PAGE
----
The mass movement against the Supreme Court ban on Jallikattu has reached far and wide with Tamilians living abroad holding protests and demonstrations in countries they are currently living in. Sri Lanka, UK, Australia has seen Jallikattu protests, and groups like London Tamil Sangam, World Tamil Organisation and British South Indians are organising these demonstrations. 


The Tamil community in Oman also organised protests against the ban to show solidarity with the people of Tamil Nadu. However, the Ministry of External Affairs has advised the community to stop the protest and requested the Indians to adhere to Omani laws to avoid any unfortunate situation. 


This advisory has been issued via tweets on Indian Embassy’s official Twitter account. In another tweet, the embassy stated that ‘Demonstrations in Oman will not serve any purpose’. Following are both the advisory tweets:






Protesting in India and protesting in abroad: 


India is considered as the largest democracy in the word, and one of the reasons behind this is that it allows its citizens peacefully protest or demonstrate against anything and everything. The protest against Jallikattu is one great example of this. Since the protesters in Marina Beach are maintaining peace, they are legally allowed to continue their protest.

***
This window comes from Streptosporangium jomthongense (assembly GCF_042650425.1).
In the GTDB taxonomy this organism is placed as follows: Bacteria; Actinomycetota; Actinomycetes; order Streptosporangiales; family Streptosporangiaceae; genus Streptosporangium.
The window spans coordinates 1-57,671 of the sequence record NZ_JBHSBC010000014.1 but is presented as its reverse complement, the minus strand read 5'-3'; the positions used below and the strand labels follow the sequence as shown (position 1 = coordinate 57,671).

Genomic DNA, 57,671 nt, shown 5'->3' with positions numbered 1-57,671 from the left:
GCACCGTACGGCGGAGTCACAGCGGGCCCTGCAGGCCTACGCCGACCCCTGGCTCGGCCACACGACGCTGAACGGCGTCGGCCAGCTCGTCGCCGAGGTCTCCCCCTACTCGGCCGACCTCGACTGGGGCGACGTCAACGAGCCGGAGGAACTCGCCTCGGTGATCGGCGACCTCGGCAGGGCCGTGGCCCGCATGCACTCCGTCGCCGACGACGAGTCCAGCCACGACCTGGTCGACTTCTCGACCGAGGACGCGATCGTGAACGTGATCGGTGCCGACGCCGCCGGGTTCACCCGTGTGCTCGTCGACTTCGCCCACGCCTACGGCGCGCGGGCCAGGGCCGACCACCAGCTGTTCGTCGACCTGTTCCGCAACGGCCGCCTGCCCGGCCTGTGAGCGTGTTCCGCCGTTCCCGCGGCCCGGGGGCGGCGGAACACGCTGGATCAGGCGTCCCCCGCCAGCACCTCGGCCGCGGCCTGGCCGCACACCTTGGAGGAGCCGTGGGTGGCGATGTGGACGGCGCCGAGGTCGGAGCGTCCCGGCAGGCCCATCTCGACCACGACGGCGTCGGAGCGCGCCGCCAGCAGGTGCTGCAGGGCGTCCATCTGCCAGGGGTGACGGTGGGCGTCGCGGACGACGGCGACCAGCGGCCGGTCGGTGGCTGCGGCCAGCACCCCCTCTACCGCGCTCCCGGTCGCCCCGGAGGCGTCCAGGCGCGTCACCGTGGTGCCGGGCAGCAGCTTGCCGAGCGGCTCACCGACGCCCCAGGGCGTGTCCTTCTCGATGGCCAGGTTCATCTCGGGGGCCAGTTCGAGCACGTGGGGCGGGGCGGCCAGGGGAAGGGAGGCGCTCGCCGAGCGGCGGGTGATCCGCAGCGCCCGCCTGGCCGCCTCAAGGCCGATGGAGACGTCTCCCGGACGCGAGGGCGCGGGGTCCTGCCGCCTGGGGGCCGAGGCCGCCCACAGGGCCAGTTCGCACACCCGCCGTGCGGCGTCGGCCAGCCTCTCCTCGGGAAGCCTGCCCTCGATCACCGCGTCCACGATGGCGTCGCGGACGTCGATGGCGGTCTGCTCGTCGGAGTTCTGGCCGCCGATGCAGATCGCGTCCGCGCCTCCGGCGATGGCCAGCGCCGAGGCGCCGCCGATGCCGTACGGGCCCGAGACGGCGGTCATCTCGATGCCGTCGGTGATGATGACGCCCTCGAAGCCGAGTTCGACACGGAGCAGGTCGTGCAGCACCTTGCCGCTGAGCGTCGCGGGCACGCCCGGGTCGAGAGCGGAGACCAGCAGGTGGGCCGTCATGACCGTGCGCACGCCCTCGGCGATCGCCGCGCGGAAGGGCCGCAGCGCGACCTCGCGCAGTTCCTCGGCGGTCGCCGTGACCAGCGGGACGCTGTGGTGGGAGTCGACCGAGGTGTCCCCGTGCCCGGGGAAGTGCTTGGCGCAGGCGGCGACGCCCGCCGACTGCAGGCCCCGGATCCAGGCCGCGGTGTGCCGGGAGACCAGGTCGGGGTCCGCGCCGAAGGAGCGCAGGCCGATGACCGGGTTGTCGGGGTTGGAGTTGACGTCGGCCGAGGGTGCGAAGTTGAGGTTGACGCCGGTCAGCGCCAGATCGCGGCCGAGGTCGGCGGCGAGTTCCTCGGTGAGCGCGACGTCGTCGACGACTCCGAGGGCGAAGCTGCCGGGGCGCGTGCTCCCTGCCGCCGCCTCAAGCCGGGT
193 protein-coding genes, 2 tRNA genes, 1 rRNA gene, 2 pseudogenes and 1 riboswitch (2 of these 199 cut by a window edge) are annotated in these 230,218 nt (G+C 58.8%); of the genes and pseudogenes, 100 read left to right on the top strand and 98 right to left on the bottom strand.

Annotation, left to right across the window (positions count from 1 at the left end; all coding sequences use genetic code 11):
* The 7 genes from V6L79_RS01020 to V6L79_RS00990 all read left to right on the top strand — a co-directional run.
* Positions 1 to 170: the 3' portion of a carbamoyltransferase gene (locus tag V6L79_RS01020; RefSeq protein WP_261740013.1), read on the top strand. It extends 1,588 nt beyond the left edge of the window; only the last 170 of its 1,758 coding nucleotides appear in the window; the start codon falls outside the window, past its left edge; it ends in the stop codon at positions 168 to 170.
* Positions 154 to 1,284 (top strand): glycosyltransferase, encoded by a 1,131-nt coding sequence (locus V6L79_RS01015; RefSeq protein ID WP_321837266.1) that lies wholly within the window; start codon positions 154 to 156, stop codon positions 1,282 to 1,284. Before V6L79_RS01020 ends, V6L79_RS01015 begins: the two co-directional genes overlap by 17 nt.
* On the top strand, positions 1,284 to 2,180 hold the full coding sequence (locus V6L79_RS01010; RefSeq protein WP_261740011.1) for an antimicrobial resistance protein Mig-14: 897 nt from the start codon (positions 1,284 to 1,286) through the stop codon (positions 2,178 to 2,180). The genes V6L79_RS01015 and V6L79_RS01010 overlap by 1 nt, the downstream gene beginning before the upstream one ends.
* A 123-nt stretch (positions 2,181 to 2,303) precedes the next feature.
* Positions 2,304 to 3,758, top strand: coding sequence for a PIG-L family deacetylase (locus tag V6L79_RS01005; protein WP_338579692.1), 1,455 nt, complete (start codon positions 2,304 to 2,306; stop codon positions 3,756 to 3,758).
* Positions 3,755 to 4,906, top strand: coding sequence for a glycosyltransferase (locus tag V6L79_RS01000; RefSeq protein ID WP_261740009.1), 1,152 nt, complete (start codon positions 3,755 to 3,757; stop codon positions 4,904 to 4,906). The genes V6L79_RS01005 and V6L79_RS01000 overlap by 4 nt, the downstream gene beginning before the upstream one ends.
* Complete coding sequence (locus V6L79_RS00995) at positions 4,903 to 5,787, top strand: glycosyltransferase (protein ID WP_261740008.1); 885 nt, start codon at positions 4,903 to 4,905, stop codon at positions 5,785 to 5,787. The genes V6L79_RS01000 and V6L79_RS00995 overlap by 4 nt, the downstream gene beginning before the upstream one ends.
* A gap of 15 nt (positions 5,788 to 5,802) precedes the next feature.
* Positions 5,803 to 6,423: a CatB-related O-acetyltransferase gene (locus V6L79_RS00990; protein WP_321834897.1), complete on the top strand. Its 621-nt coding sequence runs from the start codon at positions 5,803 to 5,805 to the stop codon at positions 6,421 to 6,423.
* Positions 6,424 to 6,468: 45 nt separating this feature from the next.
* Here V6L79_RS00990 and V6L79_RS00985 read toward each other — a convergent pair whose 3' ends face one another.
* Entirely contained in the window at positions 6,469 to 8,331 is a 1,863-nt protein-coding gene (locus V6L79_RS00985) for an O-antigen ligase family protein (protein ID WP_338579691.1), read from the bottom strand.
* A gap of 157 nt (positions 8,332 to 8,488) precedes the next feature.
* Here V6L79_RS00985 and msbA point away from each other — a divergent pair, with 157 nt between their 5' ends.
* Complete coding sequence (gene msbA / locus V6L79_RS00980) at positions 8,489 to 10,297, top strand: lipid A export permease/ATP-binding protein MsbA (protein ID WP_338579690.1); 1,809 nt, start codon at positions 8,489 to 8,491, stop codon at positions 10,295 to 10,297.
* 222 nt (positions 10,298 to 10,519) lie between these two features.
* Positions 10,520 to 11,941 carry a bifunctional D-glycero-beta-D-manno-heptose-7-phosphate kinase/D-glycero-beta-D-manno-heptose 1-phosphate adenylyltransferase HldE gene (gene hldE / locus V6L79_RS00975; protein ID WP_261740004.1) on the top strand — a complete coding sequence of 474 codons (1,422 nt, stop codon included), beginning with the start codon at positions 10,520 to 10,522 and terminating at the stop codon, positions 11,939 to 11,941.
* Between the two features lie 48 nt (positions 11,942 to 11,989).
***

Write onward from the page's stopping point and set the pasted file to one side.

However, foreign countries have different rules and regulations relating to demonstrations and protests.  If these rules are violated, strict actions can be levied on the protesters. For expats, these rules are all the more crucial, since harsh measures can be imposed by the authority. 


Also, Indians living in abroad protesting against issues of their native land does not make any sense as mentioned in the Indian embassy tweet rather it unnecessarily highlights domestic issues of our nation. 


Particularly in the Jallikattu issue protesting against the ban in abroad might backfire as it is a battle of tradition versus animal cruelty as highlighted by PETA.